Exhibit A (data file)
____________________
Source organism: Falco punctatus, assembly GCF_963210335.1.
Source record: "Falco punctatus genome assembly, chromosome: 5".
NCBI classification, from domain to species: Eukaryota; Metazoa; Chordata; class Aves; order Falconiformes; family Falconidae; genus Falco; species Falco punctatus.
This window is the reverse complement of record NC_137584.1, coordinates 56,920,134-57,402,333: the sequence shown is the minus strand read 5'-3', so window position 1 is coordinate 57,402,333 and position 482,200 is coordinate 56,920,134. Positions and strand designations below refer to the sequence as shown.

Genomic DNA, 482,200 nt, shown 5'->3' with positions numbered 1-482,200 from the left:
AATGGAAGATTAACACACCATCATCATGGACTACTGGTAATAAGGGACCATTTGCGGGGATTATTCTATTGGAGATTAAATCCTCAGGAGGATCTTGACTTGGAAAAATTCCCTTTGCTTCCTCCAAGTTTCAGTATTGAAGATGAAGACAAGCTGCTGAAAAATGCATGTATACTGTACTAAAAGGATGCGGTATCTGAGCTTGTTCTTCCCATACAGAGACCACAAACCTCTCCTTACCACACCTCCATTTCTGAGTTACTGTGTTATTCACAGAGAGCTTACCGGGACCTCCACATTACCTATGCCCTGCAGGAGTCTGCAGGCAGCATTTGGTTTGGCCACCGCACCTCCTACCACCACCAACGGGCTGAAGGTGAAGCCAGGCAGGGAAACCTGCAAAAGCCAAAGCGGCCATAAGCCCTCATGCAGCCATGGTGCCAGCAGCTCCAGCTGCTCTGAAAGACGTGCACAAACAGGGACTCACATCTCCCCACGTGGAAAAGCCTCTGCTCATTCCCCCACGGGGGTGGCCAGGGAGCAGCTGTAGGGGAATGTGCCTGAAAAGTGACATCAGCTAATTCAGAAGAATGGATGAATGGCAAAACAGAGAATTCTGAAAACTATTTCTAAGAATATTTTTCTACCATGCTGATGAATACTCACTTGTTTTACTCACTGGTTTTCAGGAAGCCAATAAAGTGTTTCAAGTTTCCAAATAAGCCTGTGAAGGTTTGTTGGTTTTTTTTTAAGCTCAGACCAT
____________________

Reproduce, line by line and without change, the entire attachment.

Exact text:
Source organism: Falco punctatus, assembly GCF_963210335.1.
Source record: "Falco punctatus genome assembly, chromosome: 5".
NCBI classification, from domain to species: Eukaryota; Metazoa; Chordata; class Aves; order Falconiformes; family Falconidae; genus Falco; species Falco punctatus.
This window is the reverse complement of record NC_137584.1, coordinates 56,920,134-57,402,333: the sequence shown is the minus strand read 5'-3', so window position 1 is coordinate 57,402,333 and position 482,200 is coordinate 56,920,134. Positions and strand designations below refer to the sequence as shown.

Genomic DNA, 482,200 nt, shown 5'->3' with positions numbered 1-482,200 from the left:
AATGGAAGATTAACACACCATCATCATGGACTACTGGTAATAAGGGACCATTTGCGGGGATTATTCTATTGGAGATTAAATCCTCAGGAGGATCTTGACTTGGAAAAATTCCCTTTGCTTCCTCCAAGTTTCAGTATTGAAGATGAAGACAAGCTGCTGAAAAATGCATGTATACTGTACTAAAAGGATGCGGTATCTGAGCTTGTTCTTCCCATACAGAGACCACAAACCTCTCCTTACCACACCTCCATTTCTGAGTTACTGTGTTATTCACAGAGAGCTTACCGGGACCTCCACATTACCTATGCCCTGCAGGAGTCTGCAGGCAGCATTTGGTTTGGCCACCGCACCTCCTACCACCACCAACGGGCTGAAGGTGAAGCCAGGCAGGGAAACCTGCAAAAGCCAAAGCGGCCATAAGCCCTCATGCAGCCATGGTGCCAGCAGCTCCAGCTGCTCTGAAAGACGTGCACAAACAGGGACTCACATCTCCCCACGTGGAAAAGCCTCTGCTCATTCCCCCACGGGGGTGGCCAGGGAGCAGCTGTAGGGGAATGTGCCTGAAAAGTGACATCAGCTAATTCAGAAGAATGGATGAATGGCAAAACAGAGAATTCTGAAAACTATTTCTAAGAATATTTTTCTACCATGCTGATGAATACTCACTTGTTTTACTCACTGGTTTTCAGGAAGCCAATAAAGTGTTTCAAGTTTCCAAATAAGCCTGTGAAGGTTTGTTGGTTTTTTTTTAAGCTCAGACCAT